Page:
Dynamics Of Cake Formation

Filtration operations are capable of handling suspensions of varying characteristics ranging from granular, incompressible, free-filtering materials to slime-like compositions, as well as finely divided colloidal suspensions in which the cakes are incompressible. These latter materials tend to contaminate or foul the filter medium. The interaction between the particles in suspension and the filter medium determines to a large extent the specific mechanisms responsible for filtration. In practice, cake filtration is used more often than filter-medium filtration. Upon achieving a certain thickness, the cake must be removed from the medium. This can be accomplished by the use of various mechanical devices or by reversing the flow of filtrate back through the medium (hence, the name backflushing). To prevent the formation of muddy filtrate at the beginning of the subsequent clarification - clarifiers are designed to efficiently remove undissolved substances from wastewater; removal is dependent upon density differences and is often enhanced by chemical means. Clarifiers are tank-like structures that may be either circular or rectangular in shape. When wastewaters enter these treatment areas denser undissolved substances settle out, others rise to the surface. A scraper (rake) moves across the bottom of the clarifier; settled matter (sludge) is moved to a collection area. A skimmer moves across the water's surface collecting floating material.

filtration cycle, a thin layer of residual particles is sometimes deposited onto the filter medium. For the same reason, the filtration cycle is initiated with a low, but gradually increasing pressure gradient at an approximately constant flowrate. The process is then operated at a constant pressure gradient while experiencing a gradual decrease in process rate.

The structure of the cake formed and, consequently, its resistance to liquid flow depends on the properties of the solid particles and the liquid phase suspension, as well as on the conditions of filtration. Cake structure is first established by hydrodynamic factors (cake porosity, mean particle size, size distribution, and particle specific surface area and sphericity). It is also strongly influenced by some factors that can conditionally be denoted as physicochemical. These factors are:

1. the rate of coagulation or peptization of solid particles,

2. the presence of tar and colloidal impurities clogging the pores,

3. the influence of electrokinetic potentials at the interphase in the presence of ions, which decreases the effective pore cross section, and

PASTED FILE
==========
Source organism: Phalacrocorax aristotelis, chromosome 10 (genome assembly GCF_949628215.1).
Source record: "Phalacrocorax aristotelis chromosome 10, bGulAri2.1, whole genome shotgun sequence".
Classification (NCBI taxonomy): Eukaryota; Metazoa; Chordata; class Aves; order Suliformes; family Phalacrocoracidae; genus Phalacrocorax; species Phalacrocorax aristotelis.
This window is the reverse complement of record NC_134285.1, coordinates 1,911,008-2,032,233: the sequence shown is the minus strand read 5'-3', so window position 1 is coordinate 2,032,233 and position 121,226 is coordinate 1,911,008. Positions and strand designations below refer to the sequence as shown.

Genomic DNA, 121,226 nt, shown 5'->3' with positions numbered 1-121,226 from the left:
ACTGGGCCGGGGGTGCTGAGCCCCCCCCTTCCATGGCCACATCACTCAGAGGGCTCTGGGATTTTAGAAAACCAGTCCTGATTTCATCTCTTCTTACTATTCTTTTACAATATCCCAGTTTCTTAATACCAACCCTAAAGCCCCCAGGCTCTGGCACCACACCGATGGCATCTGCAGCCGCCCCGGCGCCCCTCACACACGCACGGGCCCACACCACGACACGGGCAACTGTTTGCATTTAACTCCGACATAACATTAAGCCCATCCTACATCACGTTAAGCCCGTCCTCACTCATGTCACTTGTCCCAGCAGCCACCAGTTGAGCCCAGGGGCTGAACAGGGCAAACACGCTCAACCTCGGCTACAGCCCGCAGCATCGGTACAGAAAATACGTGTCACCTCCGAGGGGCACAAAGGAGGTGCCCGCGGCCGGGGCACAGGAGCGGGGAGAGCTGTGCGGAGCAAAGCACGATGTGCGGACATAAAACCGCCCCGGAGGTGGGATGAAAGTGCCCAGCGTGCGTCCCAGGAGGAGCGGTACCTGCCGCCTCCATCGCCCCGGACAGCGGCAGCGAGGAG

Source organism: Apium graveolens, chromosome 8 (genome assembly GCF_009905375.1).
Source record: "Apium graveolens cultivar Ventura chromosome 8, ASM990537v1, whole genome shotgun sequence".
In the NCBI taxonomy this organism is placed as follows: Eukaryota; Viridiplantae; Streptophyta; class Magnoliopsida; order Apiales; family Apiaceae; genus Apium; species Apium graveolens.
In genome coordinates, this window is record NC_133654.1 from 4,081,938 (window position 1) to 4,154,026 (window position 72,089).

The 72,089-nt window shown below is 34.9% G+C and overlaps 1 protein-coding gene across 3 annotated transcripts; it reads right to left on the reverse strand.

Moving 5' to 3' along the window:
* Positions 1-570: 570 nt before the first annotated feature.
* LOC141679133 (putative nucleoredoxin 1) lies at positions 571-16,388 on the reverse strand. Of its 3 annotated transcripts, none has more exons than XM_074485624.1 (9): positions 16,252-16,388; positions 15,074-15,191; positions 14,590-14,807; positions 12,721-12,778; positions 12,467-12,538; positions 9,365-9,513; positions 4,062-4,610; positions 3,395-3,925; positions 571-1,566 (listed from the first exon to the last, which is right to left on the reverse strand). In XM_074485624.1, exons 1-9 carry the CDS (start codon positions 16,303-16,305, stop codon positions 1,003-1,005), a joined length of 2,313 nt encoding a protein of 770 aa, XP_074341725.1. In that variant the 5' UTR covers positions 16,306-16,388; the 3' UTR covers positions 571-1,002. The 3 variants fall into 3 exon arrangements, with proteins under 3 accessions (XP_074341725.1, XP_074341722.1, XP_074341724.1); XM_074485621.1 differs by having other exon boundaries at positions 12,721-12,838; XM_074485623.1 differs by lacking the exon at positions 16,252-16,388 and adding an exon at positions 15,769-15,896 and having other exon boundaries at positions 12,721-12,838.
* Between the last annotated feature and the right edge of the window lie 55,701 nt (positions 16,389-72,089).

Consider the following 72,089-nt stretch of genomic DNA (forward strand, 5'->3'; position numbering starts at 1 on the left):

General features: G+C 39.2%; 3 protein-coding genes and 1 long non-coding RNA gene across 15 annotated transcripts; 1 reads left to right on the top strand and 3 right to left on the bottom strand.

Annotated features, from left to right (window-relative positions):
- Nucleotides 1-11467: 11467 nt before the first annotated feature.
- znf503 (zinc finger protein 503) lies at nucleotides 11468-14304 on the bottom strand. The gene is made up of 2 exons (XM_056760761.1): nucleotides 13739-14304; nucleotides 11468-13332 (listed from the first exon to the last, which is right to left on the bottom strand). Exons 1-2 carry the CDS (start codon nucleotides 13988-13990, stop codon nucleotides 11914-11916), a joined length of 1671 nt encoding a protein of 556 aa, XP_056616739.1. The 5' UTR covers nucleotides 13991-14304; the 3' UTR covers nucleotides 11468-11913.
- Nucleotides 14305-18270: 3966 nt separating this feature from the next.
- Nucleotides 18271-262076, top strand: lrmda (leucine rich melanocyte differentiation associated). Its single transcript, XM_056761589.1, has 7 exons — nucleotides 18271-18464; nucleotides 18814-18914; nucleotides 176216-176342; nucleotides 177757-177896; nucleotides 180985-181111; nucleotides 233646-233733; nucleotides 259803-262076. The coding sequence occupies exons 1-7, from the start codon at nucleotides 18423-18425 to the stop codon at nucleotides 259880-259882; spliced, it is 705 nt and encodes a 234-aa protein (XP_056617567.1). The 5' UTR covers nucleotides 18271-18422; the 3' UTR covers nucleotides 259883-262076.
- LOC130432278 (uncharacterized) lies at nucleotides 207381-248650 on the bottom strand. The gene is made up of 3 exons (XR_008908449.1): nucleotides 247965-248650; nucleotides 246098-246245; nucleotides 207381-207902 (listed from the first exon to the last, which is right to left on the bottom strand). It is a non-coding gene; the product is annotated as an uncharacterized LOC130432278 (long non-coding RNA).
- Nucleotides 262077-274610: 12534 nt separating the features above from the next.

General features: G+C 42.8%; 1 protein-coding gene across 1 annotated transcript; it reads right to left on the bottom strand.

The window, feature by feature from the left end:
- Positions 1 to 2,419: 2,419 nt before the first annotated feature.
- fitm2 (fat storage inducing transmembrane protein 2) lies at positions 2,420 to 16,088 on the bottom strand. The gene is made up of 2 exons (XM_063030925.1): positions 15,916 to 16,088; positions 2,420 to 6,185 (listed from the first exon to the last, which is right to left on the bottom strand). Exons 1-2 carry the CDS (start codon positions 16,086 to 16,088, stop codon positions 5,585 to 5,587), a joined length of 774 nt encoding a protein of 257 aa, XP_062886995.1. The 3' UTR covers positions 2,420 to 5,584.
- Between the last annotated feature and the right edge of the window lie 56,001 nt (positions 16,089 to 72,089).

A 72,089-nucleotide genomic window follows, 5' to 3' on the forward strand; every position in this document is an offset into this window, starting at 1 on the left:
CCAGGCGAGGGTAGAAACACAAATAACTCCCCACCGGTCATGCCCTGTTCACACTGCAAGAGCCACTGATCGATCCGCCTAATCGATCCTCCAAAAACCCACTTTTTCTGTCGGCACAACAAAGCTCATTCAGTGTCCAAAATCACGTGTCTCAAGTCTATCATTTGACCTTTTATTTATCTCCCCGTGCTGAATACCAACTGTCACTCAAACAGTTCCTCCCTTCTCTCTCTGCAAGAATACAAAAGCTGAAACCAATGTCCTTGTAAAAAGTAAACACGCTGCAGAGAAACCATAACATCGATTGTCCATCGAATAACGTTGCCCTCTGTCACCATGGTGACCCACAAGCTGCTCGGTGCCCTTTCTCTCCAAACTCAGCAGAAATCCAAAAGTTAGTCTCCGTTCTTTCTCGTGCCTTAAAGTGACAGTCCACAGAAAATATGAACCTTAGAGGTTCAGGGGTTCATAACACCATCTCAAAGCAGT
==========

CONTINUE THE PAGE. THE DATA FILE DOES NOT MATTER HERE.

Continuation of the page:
4. the presence of solvate shells on the solid particles (this action is manifested at particle contact during cake formation).

Due to the combining effects of hydrodynamic and physicochemical factors, the study of cake structure and resistance is extremely complex, and any mathematical description based on theoretical considerations is at best only descriptive. The influence of physicochemical factors is closely related to surface phenomena at the solid-liquid boundary. It is especially manifested by the presence of small particles in the suspension. Large particle sizes result in an increase in the relative influence of hydrodynamic factors, while smaller sizes contribute to a more dramatic influence from physicochemical factors. No reliable methods exist to predict when the influence of physicochemical factors may be neglected. However, as a general rule, for rough evaluations their influence may be assumed to be most pronounced in the particle size range of 15-20 ftm.

In specifying and designing filtration equipment, attention must be given to those methods that minimize high cake resistance. This resistance is responsible for losses in filtration capacity, which in turn impact on operating time and removal efficiency. One option for achieving a required filtration capacity is the use of a large number of filter modules. Increasing the physical size of equipment is feasible only within certain limitations as dictated by design considerations, allowable operating conditions, and economic constraints.

A more flexible option from an operational viewpoint is the implementation of process-oriented enhancements that intensify particle separation. This can be achieved by two different methods. In the first method, the suspension to be separated is pretreated to obtain a cake with minimal resistance. This involves the addition of filter aids, flocculants or electrolytes to the suspension. In the second method, the period during which suspensions are formed provides the opportunity to alter suspension properties or conditions that are more favorable to low-resistance cakes. For example, employing pure initial substances or performing a prefiltration operation under milder conditions tends to minimize the formation of tar and colloids. Similar results may be achieved through temperature control, by limiting the duration of certain operations immediately before filtering such as crystallization, or by controlling the rates and sequence of adding reagents.

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